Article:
Like Georgia Tech, Pitt can brag about famous former coaches. Glenn Pop Warner coached the Panthers from 1915-’23, and helmed three national championship teams (’15, ’16 and ’18) – all shared with at least one other program.
Tech, in fact, interrupted what would have been four straight title runs when the Jackets claimed the ’17 crown unanimously (as Pitt went 10-0).
The Panthers not only won the championship in ’18, but gained a measure of revenge in beating Georgia Tech and coach John Heisman 32-0 in what at the time was perhaps the biggest inter-sectional game in college football history. That was an odd fall by any measure, as World War I depleted rosters and canceled many games. Pitt (4-1) and Michigan (5-0) split national titles that fall.
The first live radio broadcast of a college football game originated at Pittsburgh’s old Forbes Field in 1921, when the Panthers beat West Virginia 21-13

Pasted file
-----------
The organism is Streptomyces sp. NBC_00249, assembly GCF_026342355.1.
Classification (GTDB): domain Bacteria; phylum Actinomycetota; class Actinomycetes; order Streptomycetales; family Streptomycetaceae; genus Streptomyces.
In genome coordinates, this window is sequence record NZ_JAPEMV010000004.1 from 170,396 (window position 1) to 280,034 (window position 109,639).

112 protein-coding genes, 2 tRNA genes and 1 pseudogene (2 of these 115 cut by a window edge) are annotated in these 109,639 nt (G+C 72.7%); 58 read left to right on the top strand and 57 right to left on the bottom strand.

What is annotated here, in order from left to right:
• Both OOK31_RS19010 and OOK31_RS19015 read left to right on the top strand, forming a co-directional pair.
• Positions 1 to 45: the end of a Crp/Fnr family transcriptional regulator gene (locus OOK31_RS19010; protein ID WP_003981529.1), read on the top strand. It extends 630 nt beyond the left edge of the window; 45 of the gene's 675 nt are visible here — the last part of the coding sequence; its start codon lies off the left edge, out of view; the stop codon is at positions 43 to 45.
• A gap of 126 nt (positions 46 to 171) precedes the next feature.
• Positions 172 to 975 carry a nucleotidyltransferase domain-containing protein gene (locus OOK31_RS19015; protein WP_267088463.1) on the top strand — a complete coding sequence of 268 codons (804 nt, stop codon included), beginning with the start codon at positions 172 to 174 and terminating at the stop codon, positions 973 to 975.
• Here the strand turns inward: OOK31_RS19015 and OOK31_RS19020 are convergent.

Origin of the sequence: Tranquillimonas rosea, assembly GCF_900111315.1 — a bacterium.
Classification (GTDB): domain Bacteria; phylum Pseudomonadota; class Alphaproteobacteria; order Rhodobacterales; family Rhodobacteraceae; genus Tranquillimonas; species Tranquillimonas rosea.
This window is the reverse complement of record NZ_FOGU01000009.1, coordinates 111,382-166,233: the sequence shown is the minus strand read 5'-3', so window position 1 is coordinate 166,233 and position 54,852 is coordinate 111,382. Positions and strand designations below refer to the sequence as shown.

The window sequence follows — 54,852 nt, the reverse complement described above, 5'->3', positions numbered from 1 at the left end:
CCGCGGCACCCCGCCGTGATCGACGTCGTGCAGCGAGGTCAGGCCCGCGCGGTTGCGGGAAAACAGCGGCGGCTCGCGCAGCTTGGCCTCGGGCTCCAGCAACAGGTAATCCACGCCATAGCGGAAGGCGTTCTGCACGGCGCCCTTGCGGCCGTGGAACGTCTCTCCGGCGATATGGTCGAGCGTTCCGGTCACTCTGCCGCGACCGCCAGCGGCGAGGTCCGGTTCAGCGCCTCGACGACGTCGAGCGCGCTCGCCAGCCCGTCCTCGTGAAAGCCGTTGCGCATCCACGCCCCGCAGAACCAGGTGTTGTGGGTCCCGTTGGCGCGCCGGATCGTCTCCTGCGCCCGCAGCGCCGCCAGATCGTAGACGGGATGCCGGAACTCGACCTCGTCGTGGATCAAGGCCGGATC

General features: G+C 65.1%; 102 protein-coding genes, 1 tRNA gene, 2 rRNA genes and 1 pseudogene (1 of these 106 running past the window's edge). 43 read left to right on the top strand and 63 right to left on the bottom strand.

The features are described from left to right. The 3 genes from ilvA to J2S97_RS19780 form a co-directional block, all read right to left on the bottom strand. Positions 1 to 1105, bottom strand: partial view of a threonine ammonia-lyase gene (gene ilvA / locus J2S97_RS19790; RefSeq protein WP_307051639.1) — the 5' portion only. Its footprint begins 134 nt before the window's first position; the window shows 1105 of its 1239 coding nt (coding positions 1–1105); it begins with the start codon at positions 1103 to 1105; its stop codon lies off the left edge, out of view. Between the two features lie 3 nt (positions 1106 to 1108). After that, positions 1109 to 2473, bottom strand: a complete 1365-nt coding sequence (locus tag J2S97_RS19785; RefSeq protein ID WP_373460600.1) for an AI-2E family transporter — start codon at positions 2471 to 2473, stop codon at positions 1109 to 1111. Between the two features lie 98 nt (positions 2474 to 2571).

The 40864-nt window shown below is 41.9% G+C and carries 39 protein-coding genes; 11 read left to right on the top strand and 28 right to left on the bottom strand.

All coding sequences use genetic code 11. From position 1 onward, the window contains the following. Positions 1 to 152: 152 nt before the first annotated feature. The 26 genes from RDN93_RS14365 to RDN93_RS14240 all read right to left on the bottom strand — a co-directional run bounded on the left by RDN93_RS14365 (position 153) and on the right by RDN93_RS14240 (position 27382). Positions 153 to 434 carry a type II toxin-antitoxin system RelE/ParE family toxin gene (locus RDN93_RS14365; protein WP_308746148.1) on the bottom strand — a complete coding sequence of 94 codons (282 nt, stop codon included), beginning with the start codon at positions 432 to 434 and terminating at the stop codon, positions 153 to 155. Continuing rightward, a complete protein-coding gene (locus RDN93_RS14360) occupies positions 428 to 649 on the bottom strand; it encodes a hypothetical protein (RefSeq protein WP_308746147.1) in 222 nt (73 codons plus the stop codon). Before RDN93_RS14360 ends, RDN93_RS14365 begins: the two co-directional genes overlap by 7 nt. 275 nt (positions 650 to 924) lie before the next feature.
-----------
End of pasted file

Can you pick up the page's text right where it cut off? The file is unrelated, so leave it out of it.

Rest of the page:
One of Warner’s former players, Jock Sutherland, succeeded Pop and with him in charge from ’24-’38 the Panthers captured five more national titles (’29, ’31, ’34, ’36 and ’37). Pitt’s last national title came in 1976, when Dorsett won the Heisman Trophy and Johnny Majors was head coach.
Pitt’s most common rivals have been West Virginia (104 meetings) and Penn State (96). PSU has been off the schedule since 2001, however, and West Virginia fell off the schedule following the 2011 season when WVU left the Big East for the Big 12 for the ’12 season.
Fellow ACC newcomers Syracuse (68 meetings) and Notre Dame (67) will remain on future schedules.
Although Pitt will be in the Coastal Division with Tech while Syracuse will be in the Atlantic, the schools are slated to continue playing every season (as they have since 1955) as permanent cross-over rivals in the ACC.
The Panthers will waste no time jumping into their new conference; their season opener will be Labor Day night, at home, against defending ACC champion Florida State.